Wednesday, 10 September 2008

Recognising the Scriptures: WCF #3

Sections 1-4 of Chapter 1 of the WCF lay out a view of what the Scriptures are: God’s inspired and authoritative word. In doing this they set the Scriptures in a wider account of God’s redemptive revelation and name the contents. All of this is quite ‘objective’. In Section 5 the Confession deals with the subjective question of how Christians come to recognise that the Scriptures are God’s authoritative word.

In the mid-17th century the key issue was how the authority of the church related to Scripture. The members of the Assembly made it clear that the church does not authorise Scripture, even though the church may direct us there. The substantive theological point comes at the end of the section, that the recognition of Scripture comes from the ministry of the Spirit through Scripture itself.

The need for the work of the Spirit is two-fold. One is that God’s word as the normative authority is authorized by God himself, as he speaks in his word. The other reason is that human sin means that we resist God’s authority and by nature reject God’s word. So in 10.1 effectual calling by the Spirit involves a change in the mind, heart and will of a believer and in 14.2 the grace of faith given by the Spirit means that “a Christian believes to be true whatsoever is revealed in the Word, for the authority of God Himself speaking therein”. This work of the Spirit leads to a recognition of the Bible, as the Bible is read and preached.

The picture is of the 1599 Geneva Bible, the preferred version of the Puritans.

This formulation reflects the emphasis of the Puritans on the importance of the individual conscience. The ground of a conviction of the divine authorship of Scripture is inner and personal. To us this might seem like a recipe for an irretrievable subjectivism. There certainly was a subjectivist stream in 17th century England – the Quakers would be the best known version of that. However the Reformed thinkers of Westminster were not of that ilk. In their view the reality of Scripture was an objective truth and the work of the Spirit was powerful and reliable (indeed irresistible). So while they realised that not all people came to the same conviction about Scripture (for not all had the Spirit) they expected that the Spirit would always lead believers to see the reality of Scripture.

The expression of the confession here does not have to mean people hear a single text of scripture and have an overwhelming conviction of its inspiration and authority, I’d explain it in terms of the later chapters which discuss the work of the Spirit. As the Spirit does his work of leading us to receive and rest on Christ for “for justification, sanctification, and eternal life” (14.2) we see that the Bible speaks of Christ and that he in turn directs us to the Scriptures.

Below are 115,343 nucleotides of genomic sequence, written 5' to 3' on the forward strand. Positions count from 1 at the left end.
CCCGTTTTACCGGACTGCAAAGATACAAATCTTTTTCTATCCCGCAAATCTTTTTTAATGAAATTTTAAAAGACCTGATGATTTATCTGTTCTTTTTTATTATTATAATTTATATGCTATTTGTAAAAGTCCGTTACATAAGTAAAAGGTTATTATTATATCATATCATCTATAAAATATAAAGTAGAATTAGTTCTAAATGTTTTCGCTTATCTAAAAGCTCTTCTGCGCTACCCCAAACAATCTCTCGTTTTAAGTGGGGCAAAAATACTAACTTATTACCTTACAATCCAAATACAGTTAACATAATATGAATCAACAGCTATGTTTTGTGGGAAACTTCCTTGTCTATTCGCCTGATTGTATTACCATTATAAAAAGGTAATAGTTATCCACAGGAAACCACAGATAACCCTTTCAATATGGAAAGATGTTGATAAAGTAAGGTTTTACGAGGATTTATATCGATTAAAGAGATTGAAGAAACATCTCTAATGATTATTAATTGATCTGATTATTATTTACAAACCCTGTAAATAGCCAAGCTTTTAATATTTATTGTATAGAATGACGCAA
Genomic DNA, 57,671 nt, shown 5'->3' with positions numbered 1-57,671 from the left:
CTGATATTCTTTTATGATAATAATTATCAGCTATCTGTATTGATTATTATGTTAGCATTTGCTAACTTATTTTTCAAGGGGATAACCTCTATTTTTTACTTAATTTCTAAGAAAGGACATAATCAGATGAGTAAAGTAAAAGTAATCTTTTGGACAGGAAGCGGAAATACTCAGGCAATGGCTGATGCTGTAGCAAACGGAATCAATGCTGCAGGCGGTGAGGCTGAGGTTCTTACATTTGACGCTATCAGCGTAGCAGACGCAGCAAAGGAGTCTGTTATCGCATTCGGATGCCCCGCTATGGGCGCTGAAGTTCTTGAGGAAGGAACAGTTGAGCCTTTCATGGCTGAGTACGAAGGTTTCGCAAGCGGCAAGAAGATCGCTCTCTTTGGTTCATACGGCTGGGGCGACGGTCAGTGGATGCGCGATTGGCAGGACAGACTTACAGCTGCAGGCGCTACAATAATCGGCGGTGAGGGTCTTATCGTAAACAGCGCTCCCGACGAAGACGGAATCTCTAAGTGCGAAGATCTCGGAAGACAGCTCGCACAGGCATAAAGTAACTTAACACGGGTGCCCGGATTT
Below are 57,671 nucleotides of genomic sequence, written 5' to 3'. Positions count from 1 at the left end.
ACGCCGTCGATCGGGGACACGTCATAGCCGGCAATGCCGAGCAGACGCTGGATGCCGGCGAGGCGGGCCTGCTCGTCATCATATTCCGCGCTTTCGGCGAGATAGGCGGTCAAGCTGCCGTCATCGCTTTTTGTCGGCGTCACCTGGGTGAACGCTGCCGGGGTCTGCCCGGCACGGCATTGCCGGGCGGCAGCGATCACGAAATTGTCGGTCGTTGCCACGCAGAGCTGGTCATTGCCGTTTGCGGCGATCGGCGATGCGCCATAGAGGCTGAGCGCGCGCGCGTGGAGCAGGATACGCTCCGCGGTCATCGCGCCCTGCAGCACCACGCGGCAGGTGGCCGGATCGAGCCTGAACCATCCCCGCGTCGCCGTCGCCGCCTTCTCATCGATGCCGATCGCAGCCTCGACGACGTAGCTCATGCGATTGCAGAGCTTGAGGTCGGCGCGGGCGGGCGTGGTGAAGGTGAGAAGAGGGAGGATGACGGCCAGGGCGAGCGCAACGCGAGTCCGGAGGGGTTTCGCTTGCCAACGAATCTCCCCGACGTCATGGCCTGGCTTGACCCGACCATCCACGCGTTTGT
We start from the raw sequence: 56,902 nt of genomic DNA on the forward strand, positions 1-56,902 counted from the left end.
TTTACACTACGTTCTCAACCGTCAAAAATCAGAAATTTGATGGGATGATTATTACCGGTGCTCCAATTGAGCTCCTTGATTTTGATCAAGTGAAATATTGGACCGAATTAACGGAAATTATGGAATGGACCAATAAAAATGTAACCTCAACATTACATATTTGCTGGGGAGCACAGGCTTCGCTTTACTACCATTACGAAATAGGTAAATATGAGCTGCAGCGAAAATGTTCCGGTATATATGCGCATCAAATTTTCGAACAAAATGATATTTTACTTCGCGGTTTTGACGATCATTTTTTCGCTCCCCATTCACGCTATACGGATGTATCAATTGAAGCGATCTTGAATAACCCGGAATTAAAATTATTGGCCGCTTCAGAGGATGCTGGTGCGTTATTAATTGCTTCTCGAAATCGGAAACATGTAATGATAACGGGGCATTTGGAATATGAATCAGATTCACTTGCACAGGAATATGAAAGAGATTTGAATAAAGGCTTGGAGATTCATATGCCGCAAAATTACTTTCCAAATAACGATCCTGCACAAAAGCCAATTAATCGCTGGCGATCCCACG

In Reformed thought this section has been interpreted in two ways. One is to take the opening discussion of evidences as a positive statement about what the Spirit may use to lead us to an inner conviction. So Warfield wrote that “ ‘Abundant evidence’ one must suppose to be sufficient; and objectively it is sufficient and more than sufficient and this is what the Confession means to affirm. But, according to the Reformed theology, man needs something more than evidence, however abundant, to persuade and enable him to believe and obey God’s word; he needs the work of the Holy Spirit accompanying the Word …” (The Westminster Assembly and its Work, Baker, 1927, 211).

In contrast the presuppositionalists have treated the two sections as contrasting so that evidence and rational argument provides no basis for the Christian confidence in the Scripture. Wayne Spear argues that “ The Confession’s use of arguments for the divine authority of the Bible … does not indicate that rational argument is the necessary foundation for faith … Warfield’s apologetic method appears to depart from the position taken by the Confession. In principle Warfield holds that the evidences which will prove that Scripture is divinely inspired are valid according to the principles of universal human reason, prior to and apart from the regenerating work of the Spirit.” (“Word and Spirit in the Westminster Confession” 39-56 in L. Duncan (ed) The Westminster Confession into the 21st Century Mentor; 2003, 53).

This debate reflects two different epistemologies and is an important one. I find myself generally on the presuppositionalist side. However I don’t think that the Confession can really settle the dispute. Both evidentialist and presuppositionalist apologetics have developed in response to the scepticism and the enlightenment. In the 17th century Britains scepticism existed, but was still rare and the Enlightenment lay in the future. The WCF is not formulated to address the 19th century, let alone the 20th or 21st. There is room for both positions in this section, and we should have an ongoing healthy discussion about it.

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